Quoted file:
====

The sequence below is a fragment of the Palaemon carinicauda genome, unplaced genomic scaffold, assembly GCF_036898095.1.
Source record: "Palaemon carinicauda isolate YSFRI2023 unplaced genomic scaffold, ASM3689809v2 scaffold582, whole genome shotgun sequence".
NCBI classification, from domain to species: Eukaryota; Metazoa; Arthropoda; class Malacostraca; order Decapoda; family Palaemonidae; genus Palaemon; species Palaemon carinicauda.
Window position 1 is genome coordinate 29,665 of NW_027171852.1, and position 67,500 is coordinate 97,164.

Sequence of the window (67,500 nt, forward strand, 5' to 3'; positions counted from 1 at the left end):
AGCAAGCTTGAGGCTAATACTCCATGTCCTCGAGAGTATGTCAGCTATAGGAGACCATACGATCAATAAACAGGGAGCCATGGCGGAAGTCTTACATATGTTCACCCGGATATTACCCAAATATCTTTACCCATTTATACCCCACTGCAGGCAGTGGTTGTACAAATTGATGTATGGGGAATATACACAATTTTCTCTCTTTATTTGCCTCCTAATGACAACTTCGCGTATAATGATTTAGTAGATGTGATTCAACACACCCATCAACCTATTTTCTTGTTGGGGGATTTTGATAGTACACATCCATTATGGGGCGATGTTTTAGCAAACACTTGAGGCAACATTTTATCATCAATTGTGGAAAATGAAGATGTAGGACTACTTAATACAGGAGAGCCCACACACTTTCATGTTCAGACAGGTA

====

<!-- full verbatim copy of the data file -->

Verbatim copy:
The sequence below is a fragment of the Palaemon carinicauda genome, unplaced genomic scaffold, assembly GCF_036898095.1.
Source record: "Palaemon carinicauda isolate YSFRI2023 unplaced genomic scaffold, ASM3689809v2 scaffold582, whole genome shotgun sequence".
NCBI classification, from domain to species: Eukaryota; Metazoa; Arthropoda; class Malacostraca; order Decapoda; family Palaemonidae; genus Palaemon; species Palaemon carinicauda.
Window position 1 is genome coordinate 29,665 of NW_027171852.1, and position 67,500 is coordinate 97,164.

Sequence of the window (67,500 nt, forward strand, 5' to 3'; positions counted from 1 at the left end):
AGCAAGCTTGAGGCTAATACTCCATGTCCTCGAGAGTATGTCAGCTATAGGAGACCATACGATCAATAAACAGGGAGCCATGGCGGAAGTCTTACATATGTTCACCCGGATATTACCCAAATATCTTTACCCATTTATACCCCACTGCAGGCAGTGGTTGTACAAATTGATGTATGGGGAATATACACAATTTTCTCTCTTTATTTGCCTCCTAATGACAACTTCGCGTATAATGATTTAGTAGATGTGATTCAACACACCCATCAACCTATTTTCTTGTTGGGGGATTTTGATAGTACACATCCATTATGGGGCGATGTTTTAGCAAACACTTGAGGCAACATTTTATCATCAATTGTGGAAAATGAAGATGTAGGACTACTTAATACAGGAGAGCCCACACACTTTCATGTTCAGACAGGTA